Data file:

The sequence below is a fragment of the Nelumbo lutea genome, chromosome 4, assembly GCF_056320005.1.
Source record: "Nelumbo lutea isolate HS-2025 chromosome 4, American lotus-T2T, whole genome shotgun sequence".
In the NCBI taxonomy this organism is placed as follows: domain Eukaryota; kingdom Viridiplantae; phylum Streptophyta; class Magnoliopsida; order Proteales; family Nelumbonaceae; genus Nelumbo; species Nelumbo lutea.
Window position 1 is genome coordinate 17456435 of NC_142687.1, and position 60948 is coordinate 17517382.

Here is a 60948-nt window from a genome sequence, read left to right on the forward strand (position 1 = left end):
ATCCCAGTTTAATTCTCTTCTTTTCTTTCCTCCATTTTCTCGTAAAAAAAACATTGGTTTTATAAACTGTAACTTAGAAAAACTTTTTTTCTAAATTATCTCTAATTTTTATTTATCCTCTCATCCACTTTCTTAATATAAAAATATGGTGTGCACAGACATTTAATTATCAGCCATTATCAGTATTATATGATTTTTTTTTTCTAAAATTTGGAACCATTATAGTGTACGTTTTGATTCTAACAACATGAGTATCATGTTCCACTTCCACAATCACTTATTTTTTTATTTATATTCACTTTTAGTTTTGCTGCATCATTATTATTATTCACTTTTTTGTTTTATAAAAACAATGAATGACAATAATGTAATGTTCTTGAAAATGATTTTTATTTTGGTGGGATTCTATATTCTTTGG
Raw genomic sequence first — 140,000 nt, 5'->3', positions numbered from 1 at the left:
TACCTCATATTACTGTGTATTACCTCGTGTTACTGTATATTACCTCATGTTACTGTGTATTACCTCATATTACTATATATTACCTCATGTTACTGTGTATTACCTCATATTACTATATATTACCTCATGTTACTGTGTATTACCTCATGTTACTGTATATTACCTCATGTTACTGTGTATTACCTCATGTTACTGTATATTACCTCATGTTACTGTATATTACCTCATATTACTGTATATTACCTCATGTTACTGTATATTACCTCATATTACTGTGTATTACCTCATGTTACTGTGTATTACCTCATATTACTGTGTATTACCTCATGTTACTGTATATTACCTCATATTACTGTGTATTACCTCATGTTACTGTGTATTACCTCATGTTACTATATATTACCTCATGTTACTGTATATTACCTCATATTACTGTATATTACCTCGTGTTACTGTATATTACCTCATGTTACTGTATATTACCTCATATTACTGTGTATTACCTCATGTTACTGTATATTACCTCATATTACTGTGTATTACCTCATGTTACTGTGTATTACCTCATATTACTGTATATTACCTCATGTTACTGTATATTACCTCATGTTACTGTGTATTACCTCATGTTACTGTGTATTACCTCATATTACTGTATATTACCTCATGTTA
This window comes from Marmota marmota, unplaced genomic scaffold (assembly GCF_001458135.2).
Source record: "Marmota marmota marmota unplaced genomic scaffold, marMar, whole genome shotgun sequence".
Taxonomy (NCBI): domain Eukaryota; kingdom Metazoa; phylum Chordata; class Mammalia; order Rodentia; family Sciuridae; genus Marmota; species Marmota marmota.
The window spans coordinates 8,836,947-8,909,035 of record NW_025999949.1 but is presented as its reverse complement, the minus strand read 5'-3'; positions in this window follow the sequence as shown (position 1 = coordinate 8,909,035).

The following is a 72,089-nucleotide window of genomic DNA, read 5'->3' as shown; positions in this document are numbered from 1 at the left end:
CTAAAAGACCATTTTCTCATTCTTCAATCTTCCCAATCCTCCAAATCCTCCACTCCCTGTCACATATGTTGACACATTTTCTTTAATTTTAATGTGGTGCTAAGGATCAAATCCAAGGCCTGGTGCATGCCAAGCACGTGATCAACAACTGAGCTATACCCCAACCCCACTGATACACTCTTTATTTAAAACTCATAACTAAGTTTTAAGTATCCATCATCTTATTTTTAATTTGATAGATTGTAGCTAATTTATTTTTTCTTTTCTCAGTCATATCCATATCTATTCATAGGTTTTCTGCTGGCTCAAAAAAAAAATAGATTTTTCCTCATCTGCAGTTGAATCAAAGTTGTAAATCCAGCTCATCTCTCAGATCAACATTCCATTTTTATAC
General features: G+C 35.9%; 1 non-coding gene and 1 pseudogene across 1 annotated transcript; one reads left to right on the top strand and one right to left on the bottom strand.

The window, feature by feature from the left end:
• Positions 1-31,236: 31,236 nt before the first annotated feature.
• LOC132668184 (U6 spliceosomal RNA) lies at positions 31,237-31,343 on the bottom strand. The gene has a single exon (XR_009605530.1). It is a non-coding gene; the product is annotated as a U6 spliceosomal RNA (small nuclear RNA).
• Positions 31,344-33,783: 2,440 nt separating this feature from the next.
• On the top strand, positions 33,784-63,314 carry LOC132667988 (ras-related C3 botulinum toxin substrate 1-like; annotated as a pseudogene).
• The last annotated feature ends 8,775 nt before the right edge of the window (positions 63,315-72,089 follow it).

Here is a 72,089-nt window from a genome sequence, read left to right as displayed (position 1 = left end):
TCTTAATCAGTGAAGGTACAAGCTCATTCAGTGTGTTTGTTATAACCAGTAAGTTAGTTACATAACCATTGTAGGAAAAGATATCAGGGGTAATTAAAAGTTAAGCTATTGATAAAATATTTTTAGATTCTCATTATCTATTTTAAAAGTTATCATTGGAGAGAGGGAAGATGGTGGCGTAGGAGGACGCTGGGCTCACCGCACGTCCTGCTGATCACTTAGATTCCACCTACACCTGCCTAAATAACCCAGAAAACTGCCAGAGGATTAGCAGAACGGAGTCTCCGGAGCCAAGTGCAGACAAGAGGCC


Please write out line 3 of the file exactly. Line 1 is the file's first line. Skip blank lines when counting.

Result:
In the NCBI taxonomy this organism is placed as follows: domain Eukaryota; kingdom Viridiplantae; phylum Streptophyta; class Magnoliopsida; order Proteales; family Nelumbonaceae; genus Nelumbo; species Nelumbo lutea.